Uganda Eyes Oil Money from Eni-Heritage Deal

KAMPALA, Uganda (Dow Jones), Dec. 2, 2009

The Ugandan government is expected to get its first tax revenues from the anticipated takeover of Heritage Oil interests by Italy-based Eni SpA, the spokesman for Uganda's state revenue body told Dow Jones Newswires Wednesday.

Paul Kyeyune said the government will impose the tax on the $1.3 billion deal once all the parties involved come to an agreement. It will be the first revenues from oil for government coffers since the resource was discovered in 2006.

"The capital gains tax will be applicable if the deal goes through between Heritage and Eni," he said, adding that the government would go back to the drawing board if Tullow Oil was to exercise its preemptive rights and stop the deal.

"We shall be able to know how much will accrue from the deal once we receive formal communication from Heritage," he added.

Tullow Oil Uganda Ltd, which holds a 50% stake in the two blocks with Heritage Oil, has indicted that it will seriously consider taking over the interests of Heritage oil once it receives formal communication about the deal.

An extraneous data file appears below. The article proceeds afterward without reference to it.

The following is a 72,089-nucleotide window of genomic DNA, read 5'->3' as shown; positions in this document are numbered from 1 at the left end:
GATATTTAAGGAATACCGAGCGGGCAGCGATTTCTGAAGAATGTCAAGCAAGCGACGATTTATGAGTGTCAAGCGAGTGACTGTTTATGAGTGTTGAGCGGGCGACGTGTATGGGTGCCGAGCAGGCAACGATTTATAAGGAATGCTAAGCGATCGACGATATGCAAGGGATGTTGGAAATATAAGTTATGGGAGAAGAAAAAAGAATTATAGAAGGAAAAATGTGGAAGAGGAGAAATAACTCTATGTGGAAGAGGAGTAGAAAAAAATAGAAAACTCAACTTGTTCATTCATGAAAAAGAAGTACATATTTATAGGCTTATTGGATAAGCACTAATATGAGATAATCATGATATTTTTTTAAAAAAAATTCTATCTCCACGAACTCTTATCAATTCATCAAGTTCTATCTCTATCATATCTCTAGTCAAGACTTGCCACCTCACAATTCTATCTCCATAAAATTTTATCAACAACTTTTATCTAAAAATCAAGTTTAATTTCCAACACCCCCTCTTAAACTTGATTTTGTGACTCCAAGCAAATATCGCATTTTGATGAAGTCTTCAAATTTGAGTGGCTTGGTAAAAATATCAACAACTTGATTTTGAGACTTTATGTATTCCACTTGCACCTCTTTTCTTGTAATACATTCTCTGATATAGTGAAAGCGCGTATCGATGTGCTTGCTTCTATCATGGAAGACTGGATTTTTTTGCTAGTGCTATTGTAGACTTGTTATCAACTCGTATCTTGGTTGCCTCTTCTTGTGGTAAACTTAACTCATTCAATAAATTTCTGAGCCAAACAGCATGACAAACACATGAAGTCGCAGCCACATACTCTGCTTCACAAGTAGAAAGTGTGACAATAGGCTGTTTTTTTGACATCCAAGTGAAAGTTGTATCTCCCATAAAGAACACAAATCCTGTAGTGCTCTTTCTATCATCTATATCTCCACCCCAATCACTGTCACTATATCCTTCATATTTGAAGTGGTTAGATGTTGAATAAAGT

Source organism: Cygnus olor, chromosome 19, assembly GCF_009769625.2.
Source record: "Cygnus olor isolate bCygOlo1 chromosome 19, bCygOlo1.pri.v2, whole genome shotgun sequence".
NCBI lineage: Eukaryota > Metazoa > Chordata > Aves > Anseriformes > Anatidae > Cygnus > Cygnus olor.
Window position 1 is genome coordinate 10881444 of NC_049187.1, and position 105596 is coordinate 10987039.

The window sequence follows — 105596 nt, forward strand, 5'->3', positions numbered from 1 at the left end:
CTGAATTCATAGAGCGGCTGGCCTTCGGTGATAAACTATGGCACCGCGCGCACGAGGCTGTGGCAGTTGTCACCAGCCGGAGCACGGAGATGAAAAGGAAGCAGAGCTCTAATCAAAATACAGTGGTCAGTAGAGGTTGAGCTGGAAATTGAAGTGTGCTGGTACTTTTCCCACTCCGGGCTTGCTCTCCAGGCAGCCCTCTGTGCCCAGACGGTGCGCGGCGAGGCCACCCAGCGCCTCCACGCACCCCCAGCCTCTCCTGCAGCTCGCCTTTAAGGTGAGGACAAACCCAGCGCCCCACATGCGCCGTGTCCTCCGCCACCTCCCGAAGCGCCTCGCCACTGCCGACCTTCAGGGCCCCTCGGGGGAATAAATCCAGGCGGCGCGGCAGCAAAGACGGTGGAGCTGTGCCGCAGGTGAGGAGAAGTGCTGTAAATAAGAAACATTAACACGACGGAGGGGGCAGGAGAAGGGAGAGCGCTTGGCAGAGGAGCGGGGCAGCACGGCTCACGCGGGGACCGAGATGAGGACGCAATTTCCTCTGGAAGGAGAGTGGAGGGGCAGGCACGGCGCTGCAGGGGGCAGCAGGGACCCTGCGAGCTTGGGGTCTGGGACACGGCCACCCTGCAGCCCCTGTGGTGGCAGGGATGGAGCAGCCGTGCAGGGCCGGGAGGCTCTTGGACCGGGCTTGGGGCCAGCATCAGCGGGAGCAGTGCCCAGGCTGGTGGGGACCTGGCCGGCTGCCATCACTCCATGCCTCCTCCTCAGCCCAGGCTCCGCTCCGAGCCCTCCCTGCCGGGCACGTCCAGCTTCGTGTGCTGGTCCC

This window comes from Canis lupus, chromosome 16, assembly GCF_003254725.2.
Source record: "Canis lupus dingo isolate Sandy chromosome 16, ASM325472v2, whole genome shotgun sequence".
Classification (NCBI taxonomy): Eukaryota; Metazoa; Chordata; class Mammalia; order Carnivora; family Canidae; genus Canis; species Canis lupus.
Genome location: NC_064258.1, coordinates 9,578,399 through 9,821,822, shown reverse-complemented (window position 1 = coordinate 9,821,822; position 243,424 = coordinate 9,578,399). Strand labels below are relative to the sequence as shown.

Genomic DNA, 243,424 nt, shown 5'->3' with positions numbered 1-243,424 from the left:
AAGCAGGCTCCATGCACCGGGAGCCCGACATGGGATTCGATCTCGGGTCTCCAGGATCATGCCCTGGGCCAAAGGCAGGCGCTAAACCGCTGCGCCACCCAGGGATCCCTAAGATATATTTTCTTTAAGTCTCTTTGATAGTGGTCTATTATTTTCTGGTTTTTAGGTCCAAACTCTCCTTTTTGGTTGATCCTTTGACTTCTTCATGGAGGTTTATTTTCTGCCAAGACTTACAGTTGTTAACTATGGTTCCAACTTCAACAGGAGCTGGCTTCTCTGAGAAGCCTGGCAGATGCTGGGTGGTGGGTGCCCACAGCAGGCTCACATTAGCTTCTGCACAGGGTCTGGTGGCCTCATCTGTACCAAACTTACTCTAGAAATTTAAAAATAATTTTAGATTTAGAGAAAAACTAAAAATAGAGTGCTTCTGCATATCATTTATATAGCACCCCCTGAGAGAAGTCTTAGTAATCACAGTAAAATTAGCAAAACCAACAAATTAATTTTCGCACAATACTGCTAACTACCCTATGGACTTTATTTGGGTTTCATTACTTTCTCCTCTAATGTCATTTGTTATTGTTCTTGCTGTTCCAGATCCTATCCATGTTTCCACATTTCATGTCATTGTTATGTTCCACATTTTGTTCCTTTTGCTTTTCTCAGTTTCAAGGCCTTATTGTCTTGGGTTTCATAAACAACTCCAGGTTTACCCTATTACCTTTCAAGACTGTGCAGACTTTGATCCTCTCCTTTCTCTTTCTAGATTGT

However, people familiar with the situation say the government could use its taxation regime selectively to favor the Eni-Heritage deal and push out Tullow Oil.

Peter Hitchens, an oil analyst at London-based Panmure Gordon, said Tuesday that Tullow is unlikely to succeed in blocking the deal between Heritage and Eni, because the Ugandan government seems more determined to see that Eni enters the country's oil sector as it prepares to start oil production.

"Eni is a proven operator and will provide the capabilities to build its much wanted refinery and a pipeline through to the coast and market," he said, adding that Uganda's oil development projects are capital-intensive, meaning up to $5 billion could be required.

"We believe that neither HeritageOil nor Tullow Oil has the desire, the expertise, or the capital to invest in these projects" he added. Heritage and Tullow didn't comment immediately.

According to Hitchens, asset transactions have to be approved by the sovereign government. Tullow Oil has in the past failed to sell its 11% stake in the M'Bundi field in Congo Brazzaville to Korean National Oil Corp. because it failed to get government approval, he noted.

Government officials say Uganda is desperate to attract new players in the oil sector as it seeks to develop its downstream oil industry.  

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